POST C: The involvement of tobacco within the subcultures of Jogja

During my visit to Jogja, I had crossed paths with youths at the local events I had attended. Having already known that Indonesia is recognised as the fastest growing cigarette consumer worldwide (Joy de Beyer and Ayda A. Yurekli, 2000), I was interested in the hierarchal value that tobacco had within these environments. I decided to follow up on two individuals whom I had met at these events after to gain a more in-depth understanding of how smoking is affecting youths behind these culture as a whole.

The first individual, is 20-year-old Zulfian. Zulfian has been smoking since high school which started at the first punk show he had attended and blamed both the high prevalence of smoking at these shows and also the social stigma that smoking is associated with amongst men. He considers himself a regretful smoker as he is aware of the dangers of smoking and thus, hopes for a future where tobacco is more considered in education. Although Zulfian is amongst the 70.5% of men who are current smokers (WHO, 2017), he does not completely blame punk for his tobacco consumerism but wishes there were other alternatives other than smoking when attending these shows.

Photographs I took of smoke clouds from smokers and attendees smoking at the punk show, 2019.

My other candidate Za however, is a member of a sculpture making society that do not condone smoking at their events. Being a foreign student from Portugal, she was aware of the Indonesian tobacco industry prior to her move. Initially, this did not phase her as she was originally a social smoker but her views on smoking shifted after joining the sculpture society through her Jogja university. Before her involvement within the society, Z stated that she continued to smoke socially despite fellow classmates advising her that female smokers are frowned upon in Indonesian society. This is no surprise as a study in 2007 showed that only as little as 3% of women smoked (Mimi Nitchter, 2007). The events organised by her society promotes sustainability through showcasing works made from organic and natural resources. She felt the need to quit as a whole because smoking did not align with her society’s motif for advocating a greener society as it causes pollution.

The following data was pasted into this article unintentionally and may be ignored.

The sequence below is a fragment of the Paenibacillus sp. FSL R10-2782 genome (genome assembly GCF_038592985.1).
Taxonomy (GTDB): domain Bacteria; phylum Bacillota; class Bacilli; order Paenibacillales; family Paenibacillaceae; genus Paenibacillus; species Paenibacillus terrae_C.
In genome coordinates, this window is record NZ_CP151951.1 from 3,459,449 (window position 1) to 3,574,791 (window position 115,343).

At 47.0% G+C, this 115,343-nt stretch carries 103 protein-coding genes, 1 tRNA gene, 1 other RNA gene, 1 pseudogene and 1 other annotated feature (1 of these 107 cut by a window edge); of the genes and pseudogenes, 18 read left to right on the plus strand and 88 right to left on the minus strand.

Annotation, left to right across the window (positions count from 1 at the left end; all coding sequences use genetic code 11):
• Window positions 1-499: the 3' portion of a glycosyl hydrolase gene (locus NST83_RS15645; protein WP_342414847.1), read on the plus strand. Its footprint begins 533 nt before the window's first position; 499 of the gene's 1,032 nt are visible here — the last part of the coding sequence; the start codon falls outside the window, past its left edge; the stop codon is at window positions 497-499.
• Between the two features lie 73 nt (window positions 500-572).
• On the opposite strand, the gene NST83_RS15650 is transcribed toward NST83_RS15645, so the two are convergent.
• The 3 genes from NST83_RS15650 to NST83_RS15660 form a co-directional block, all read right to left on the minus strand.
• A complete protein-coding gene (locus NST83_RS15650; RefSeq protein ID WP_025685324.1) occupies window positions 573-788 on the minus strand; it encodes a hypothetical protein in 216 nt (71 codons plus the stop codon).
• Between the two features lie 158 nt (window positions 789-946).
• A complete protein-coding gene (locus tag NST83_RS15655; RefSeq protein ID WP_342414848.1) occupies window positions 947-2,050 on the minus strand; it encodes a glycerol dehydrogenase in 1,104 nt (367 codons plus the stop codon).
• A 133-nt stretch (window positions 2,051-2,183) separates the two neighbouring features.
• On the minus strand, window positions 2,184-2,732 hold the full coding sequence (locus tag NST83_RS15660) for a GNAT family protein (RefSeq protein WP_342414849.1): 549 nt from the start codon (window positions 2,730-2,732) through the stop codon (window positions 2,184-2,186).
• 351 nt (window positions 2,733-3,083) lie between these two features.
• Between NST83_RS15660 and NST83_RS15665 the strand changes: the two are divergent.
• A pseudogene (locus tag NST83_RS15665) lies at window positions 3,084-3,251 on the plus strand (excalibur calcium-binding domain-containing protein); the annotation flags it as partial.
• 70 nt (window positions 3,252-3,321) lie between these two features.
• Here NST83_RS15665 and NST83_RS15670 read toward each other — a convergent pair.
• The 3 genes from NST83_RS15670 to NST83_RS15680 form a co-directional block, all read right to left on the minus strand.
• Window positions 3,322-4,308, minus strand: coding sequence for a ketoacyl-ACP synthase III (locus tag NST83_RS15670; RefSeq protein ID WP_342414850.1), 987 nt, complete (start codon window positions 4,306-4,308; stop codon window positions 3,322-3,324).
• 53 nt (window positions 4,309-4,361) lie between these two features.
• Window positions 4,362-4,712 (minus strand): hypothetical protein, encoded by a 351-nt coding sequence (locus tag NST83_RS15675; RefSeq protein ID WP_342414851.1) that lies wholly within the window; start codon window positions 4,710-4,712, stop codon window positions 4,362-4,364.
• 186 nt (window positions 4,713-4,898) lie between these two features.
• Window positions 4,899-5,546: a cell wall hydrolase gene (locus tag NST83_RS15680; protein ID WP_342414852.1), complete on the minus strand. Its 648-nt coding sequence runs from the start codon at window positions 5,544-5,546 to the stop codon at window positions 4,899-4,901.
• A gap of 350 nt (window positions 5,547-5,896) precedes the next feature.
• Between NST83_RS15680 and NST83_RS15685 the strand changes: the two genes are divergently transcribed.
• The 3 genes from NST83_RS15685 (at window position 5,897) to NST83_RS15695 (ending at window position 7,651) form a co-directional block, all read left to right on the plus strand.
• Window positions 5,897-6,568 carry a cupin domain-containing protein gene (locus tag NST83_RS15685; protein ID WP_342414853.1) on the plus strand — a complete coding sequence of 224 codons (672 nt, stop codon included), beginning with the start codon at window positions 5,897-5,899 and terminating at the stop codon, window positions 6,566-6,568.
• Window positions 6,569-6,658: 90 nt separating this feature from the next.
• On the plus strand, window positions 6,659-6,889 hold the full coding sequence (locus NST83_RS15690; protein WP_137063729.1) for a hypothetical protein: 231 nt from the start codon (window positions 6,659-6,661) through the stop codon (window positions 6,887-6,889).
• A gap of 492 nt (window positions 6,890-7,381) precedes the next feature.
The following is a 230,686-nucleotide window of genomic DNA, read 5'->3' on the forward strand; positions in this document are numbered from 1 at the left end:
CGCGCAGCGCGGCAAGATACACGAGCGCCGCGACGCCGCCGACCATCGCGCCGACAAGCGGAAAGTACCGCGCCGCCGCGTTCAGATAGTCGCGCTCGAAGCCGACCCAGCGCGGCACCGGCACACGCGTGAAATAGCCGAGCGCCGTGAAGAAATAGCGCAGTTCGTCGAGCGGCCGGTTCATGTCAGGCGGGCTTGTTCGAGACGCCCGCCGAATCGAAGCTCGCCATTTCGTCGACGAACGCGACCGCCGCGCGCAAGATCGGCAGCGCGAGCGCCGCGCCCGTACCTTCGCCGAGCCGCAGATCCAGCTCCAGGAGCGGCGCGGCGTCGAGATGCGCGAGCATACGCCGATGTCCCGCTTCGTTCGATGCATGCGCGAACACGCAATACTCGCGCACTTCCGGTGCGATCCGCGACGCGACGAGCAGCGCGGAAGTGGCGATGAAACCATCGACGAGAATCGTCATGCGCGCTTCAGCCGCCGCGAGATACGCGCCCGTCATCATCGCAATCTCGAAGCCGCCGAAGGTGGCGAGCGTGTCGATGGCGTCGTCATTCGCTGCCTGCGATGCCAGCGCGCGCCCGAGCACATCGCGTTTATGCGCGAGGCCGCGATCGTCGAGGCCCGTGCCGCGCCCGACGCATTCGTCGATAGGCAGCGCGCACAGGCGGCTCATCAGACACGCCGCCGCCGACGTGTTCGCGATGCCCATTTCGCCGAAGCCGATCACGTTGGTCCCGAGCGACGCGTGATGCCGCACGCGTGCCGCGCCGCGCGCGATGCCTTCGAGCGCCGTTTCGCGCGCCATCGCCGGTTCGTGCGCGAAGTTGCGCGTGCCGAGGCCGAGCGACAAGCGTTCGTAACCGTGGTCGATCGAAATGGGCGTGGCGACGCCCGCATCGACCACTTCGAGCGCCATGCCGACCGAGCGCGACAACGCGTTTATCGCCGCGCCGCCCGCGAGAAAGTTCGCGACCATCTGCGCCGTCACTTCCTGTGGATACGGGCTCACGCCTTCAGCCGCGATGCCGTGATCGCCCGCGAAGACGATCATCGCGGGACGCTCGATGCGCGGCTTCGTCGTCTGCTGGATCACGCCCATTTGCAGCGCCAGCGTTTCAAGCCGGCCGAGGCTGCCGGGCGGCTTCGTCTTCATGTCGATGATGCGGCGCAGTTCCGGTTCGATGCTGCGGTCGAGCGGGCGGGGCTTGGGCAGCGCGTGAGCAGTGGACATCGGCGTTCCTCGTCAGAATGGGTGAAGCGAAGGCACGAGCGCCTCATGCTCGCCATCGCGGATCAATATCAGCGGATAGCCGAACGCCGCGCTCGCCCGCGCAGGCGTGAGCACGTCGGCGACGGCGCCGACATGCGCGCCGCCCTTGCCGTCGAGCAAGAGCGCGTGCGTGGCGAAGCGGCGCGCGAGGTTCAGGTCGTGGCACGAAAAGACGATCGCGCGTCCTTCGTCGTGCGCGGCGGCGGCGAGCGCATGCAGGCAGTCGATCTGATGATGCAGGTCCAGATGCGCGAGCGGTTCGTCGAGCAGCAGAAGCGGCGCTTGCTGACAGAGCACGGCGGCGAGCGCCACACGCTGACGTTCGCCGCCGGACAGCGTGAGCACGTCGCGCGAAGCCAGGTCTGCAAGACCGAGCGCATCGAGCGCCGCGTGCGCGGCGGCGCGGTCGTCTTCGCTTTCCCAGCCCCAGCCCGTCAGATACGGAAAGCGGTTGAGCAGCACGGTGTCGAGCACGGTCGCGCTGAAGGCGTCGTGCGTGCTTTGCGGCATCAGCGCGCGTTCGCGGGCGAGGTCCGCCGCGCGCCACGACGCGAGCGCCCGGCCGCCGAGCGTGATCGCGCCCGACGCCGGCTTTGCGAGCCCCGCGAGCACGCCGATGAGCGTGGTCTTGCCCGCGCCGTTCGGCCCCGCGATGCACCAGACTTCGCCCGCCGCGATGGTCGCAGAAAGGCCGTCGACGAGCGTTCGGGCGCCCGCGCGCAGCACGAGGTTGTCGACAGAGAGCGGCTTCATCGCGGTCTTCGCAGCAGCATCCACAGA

Photo of Za’s works at a event her society had which promotes sculptures and fabrics made from reusable and organic materials.

Ultimately, although the relationship that tobacco has within these two groups differ, I understand that this could be bias perspectives as these opinions derive from two minority sub cultures in which are highly niche.

Joy de Beyer, Ayda A. Yurekli, 2006, ‘Curbing the Tobacco Epidemic in
Indonesia’, viewed 20 December 2019, <http://citeseerx.ist.psu.edu/viewdoc/download?doi=10.1.1.552.952&rep=rep1&type=pdf>.

Mimi Nichter, S Padmawati, M Danardono, N Ng, Y Prabandari, Mark Nichter, 2009, tobaccocontrol, viewed 19 December 2019, <https://tobaccocontrol.bmj.com/content/18/2/98.short>.

Nawi Ng, L. Weinehall, A. Öhman, 2007, ‘‘If I don’t smoke, I’m not a real man’—Indonesian teenage boys’ views about smoking ‘ pages 794-804, academic, viewed 19 December 2019, <https://academic.oup.com/her/article/22/6/794/640787>.

World health organisation, 2019, ‘‘WHO report on the global tobacco epidemic, 2019 ‘, WHO, viewed 19 December 2019, <https://www.who.int/tobacco/surveillance/policy/country_profile/idn.pdf>

Leave a Reply

Fill in your details below or click an icon to log in:

WordPress.com Logo

You are commenting using your WordPress.com account. Log Out /  Change )

Google photo

You are commenting using your Google account. Log Out /  Change )

Twitter picture

You are commenting using your Twitter account. Log Out /  Change )

Facebook photo

You are commenting using your Facebook account. Log Out /  Change )

Connecting to %s